Social interactions require awareness and understanding of the behavior of others. Mirror neurons, cells representing an action by self and others, have been proposed to be integral to the cognitive substrates that enable such awareness and understanding. Mirror neurons of the primate neocortex represent skilled motor tasks, but it is unclear if they are critical for the actions they embody, enable social behaviors, or exist in noncortical regions. We demonstrate that the activity of individual VMHvlPR neurons in the mouse hypothalamus represents aggression performed by self and others. We used a genetically encoded mirror-TRAP strategy to functionally interrogate these aggression-mirroring neurons. We find that their activity is essential for fighting and that forced activation of these cells triggers aggressive displays by mice, even toward their mirror image.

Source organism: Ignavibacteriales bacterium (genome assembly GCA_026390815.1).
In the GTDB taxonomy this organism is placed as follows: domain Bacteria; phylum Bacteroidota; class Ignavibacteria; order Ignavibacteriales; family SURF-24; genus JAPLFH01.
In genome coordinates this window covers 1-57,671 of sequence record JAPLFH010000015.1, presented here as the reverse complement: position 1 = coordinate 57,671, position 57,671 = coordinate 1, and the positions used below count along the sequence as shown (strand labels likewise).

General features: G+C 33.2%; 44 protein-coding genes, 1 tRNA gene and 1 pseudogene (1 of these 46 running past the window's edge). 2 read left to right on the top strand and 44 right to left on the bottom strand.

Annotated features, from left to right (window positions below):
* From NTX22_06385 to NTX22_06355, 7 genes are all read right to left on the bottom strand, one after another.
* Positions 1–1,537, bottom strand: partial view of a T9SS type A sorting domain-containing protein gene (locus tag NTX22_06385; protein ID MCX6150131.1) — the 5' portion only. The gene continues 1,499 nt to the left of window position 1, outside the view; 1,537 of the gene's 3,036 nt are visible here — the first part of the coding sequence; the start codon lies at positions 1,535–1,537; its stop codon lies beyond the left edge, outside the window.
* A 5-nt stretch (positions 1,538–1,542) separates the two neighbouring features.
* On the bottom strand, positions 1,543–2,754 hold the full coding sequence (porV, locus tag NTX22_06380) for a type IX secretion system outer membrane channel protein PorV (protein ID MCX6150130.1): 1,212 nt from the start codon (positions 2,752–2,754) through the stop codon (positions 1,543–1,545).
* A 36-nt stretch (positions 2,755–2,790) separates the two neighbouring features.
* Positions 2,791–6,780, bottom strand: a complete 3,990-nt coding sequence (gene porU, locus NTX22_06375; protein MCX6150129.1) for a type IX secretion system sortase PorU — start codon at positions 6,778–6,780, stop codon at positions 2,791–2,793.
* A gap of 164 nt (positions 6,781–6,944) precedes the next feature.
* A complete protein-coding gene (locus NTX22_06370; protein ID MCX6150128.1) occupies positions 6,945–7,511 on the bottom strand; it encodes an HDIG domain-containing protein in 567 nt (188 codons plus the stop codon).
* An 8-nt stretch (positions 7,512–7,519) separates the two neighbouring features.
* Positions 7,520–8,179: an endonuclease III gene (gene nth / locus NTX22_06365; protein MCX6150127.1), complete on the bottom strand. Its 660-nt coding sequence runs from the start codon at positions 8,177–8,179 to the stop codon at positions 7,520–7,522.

Together, we have discovered a mirroring center in an evolutionarily ancient region that provides a subcortical
cognitive substrate essential for a social behavior.